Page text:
“This relates to Tahoe,” said a small, professorial man at the front of a hall at the Tahoe Environmental Research Center in Incline Village. “This climate change effect is progressing rapidly.”
So rapidly, in fact, that he said it was a threat to those who are “so dependent on Tahoe for a water supply.”
That would include Reno, Sparks, Pyramid Lake, and farmers in Lyon and Churchill County.
The speaker was Charles Goldman, the scientist who has studied Lake Tahoe longer than any other, recipient of the Albert Einstein World Prize in Science, and co-author of Limnology, a volume on the study of inland waters.
Goldman is the kind of expert people who don’t get their science from Ted Nugent or the local weathercaster listen to about climate change. And he is alarmed. It’s not just downstream water impact he worries about. It’s the impact of climate change on the entire Sierra.
It’s not that Westerners weren’t warned. Eleven years ago, five scientists wrote a paper that included language like this:
“The projected changes include much-discussed warming trends as well as important changes in precipitation, extreme weather, and other climatic conditions, all of which may be expected to affect Sierra Nevada rivers, watersheds, landscapes, and ecosystems. … it appears likely that climate change would affect hazards and ecosystems significantly and throughout the range. The riverine, ecological, fire, and geomorphic consequences are far from understood but are likely to be of considerable management concern.”
In 2011, the Endangered Species coalition called the Sierra one of the top 10 ecosystems needing protection.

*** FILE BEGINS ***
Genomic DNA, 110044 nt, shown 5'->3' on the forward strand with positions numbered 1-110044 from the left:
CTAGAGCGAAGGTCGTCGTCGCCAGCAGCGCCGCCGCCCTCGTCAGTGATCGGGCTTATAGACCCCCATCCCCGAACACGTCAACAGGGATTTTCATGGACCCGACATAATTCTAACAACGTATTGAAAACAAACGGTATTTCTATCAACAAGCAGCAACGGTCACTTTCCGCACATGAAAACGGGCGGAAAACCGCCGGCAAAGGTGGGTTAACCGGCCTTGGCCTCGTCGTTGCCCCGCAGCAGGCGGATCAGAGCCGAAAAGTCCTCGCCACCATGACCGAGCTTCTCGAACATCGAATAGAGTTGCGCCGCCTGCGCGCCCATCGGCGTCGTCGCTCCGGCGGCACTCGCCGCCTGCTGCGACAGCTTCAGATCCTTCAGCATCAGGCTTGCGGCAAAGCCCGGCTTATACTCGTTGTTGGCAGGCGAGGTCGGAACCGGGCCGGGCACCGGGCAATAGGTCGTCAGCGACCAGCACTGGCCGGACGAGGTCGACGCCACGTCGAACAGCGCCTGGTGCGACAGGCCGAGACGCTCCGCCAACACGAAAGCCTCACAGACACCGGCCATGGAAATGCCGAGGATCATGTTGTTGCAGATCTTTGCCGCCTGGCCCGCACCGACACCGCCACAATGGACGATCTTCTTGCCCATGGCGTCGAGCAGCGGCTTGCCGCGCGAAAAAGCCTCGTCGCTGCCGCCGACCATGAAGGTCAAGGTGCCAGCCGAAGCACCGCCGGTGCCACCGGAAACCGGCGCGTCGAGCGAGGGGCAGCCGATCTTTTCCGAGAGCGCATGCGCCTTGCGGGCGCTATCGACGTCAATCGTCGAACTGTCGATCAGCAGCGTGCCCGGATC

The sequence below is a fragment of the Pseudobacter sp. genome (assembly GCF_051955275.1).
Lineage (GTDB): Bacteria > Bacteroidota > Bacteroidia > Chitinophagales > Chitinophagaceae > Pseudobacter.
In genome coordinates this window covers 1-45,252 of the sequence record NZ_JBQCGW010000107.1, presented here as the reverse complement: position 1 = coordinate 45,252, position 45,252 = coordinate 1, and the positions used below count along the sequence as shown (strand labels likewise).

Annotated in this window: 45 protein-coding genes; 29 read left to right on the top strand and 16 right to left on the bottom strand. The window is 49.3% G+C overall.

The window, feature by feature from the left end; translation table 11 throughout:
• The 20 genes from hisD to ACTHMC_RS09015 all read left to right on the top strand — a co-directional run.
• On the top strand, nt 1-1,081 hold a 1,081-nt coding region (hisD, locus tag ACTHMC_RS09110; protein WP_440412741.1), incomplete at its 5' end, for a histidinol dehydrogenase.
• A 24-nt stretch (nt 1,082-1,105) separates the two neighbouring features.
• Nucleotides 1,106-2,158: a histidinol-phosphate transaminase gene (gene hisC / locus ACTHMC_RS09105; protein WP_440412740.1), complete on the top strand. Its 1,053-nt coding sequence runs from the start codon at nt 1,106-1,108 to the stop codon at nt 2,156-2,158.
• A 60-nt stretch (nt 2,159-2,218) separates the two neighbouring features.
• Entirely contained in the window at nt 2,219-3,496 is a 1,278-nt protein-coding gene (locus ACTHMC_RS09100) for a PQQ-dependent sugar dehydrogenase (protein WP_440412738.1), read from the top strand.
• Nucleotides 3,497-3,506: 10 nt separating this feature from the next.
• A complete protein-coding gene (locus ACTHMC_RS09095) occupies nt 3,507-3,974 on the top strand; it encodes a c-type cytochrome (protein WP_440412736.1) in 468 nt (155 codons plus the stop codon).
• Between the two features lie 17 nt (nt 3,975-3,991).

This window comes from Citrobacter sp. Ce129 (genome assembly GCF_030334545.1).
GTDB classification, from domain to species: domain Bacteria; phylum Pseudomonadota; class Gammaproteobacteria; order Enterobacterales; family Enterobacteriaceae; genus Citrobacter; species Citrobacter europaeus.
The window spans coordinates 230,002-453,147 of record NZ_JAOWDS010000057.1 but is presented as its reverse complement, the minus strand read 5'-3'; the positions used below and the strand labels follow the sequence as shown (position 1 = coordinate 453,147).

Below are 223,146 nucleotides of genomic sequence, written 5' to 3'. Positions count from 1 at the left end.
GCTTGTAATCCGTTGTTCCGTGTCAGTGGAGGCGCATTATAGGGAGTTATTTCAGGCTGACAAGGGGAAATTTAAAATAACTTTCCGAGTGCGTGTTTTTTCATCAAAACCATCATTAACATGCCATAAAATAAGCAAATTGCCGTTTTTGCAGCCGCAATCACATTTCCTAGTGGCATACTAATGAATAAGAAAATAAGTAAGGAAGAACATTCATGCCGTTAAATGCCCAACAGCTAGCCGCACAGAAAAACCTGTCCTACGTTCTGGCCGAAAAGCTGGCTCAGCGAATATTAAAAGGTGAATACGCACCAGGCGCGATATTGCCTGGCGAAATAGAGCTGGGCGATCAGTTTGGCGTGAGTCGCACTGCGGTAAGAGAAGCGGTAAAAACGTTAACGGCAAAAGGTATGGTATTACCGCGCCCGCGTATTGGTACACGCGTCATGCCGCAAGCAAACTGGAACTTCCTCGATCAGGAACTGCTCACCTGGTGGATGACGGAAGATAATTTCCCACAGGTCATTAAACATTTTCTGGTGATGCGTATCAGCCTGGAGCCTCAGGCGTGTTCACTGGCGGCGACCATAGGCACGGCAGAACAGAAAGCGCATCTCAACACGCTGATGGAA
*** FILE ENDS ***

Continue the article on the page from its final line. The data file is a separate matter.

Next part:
There have been innumerable cautions about the vulnerability of birds in the Sierra Nevada.
A group of oceanographers wrote, “Floods from winter storms on the western slopes of the Sierra Nevada have been projected to increase in intensity in winter by all climate models that have been analyzed thus far, including models that otherwise project drier conditions.”
California’s Central Valley—the breadbasket of the West, supplier of 30 percent of the nation’s food, and one of the world’s most important farm regions—is now producing 20 percent of its normal harvests.
The Union of Concerned Scientists tried appeals to self interest: “That decline [in snowpack] is likely to affect both the timing and availability of water for drinking, agriculture, and recreation. … warmer temperatures typically increase evaporation rates and demand for water for crops. … In this scenario, ski resorts might never have enough snow to operate without snowmaking machines, and could be forced to relocate. If we make significant efforts to reduce our emissions, the ski season at lower and middle elevations could shorten by a month.”
But such warnings are no match for denial activities massively funded by right-wing or corporate organizations like Donors Trust, the Howard Charitable Foundation, the Searle Freedom Trust, the John Williams Pope Foundation, and the Sarah Scaife Foundation. In 2013, a Drexel University study found that funding to denialists from Exxon Mobil and the Kochs had mostly ended while money coming from the foundations grew.